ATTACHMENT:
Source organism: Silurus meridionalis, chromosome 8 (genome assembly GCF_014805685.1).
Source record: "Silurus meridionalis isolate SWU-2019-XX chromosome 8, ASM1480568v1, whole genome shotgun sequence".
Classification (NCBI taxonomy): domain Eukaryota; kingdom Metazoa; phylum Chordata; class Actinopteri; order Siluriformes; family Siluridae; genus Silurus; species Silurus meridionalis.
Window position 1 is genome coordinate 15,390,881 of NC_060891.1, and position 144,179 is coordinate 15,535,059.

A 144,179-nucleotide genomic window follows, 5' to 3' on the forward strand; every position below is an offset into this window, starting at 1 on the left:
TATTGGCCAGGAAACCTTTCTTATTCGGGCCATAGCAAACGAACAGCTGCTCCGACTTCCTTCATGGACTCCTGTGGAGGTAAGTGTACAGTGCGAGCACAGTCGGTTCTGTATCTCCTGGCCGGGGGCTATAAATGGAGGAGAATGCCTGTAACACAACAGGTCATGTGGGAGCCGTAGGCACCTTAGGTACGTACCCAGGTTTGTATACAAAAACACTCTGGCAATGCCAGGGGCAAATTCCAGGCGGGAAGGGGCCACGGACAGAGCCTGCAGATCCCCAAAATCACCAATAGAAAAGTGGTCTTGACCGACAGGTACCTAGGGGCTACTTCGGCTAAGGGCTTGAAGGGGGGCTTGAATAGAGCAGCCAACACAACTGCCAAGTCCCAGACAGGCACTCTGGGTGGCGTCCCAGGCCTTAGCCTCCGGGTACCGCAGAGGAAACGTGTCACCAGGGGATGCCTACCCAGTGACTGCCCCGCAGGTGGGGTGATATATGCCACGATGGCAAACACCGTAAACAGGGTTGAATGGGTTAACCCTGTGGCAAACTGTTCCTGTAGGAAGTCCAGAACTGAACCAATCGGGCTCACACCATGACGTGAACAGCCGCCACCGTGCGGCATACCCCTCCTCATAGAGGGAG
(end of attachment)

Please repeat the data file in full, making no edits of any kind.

Source organism: Silurus meridionalis, chromosome 8 (genome assembly GCF_014805685.1).
Source record: "Silurus meridionalis isolate SWU-2019-XX chromosome 8, ASM1480568v1, whole genome shotgun sequence".
Classification (NCBI taxonomy): domain Eukaryota; kingdom Metazoa; phylum Chordata; class Actinopteri; order Siluriformes; family Siluridae; genus Silurus; species Silurus meridionalis.
Window position 1 is genome coordinate 15,390,881 of NC_060891.1, and position 144,179 is coordinate 15,535,059.

A 144,179-nucleotide genomic window follows, 5' to 3' on the forward strand; every position below is an offset into this window, starting at 1 on the left:
TATTGGCCAGGAAACCTTTCTTATTCGGGCCATAGCAAACGAACAGCTGCTCCGACTTCCTTCATGGACTCCTGTGGAGGTAAGTGTACAGTGCGAGCACAGTCGGTTCTGTATCTCCTGGCCGGGGGCTATAAATGGAGGAGAATGCCTGTAACACAACAGGTCATGTGGGAGCCGTAGGCACCTTAGGTACGTACCCAGGTTTGTATACAAAAACACTCTGGCAATGCCAGGGGCAAATTCCAGGCGGGAAGGGGCCACGGACAGAGCCTGCAGATCCCCAAAATCACCAATAGAAAAGTGGTCTTGACCGACAGGTACCTAGGGGCTACTTCGGCTAAGGGCTTGAAGGGGGGCTTGAATAGAGCAGCCAACACAACTGCCAAGTCCCAGACAGGCACTCTGGGTGGCGTCCCAGGCCTTAGCCTCCGGGTACCGCAGAGGAAACGTGTCACCAGGGGATGCCTACCCAGTGACTGCCCCGCAGGTGGGGTGATATATGCCACGATGGCAAACACCGTAAACAGGGTTGAATGGGTTAACCCTGTGGCAAACTGTTCCTGTAGGAAGTCCAGAACTGAACCAATCGGGCTCACACCATGACGTGAACAGCCGCCACCGTGCGGCATACCCCTCCTCATAGAGGGAG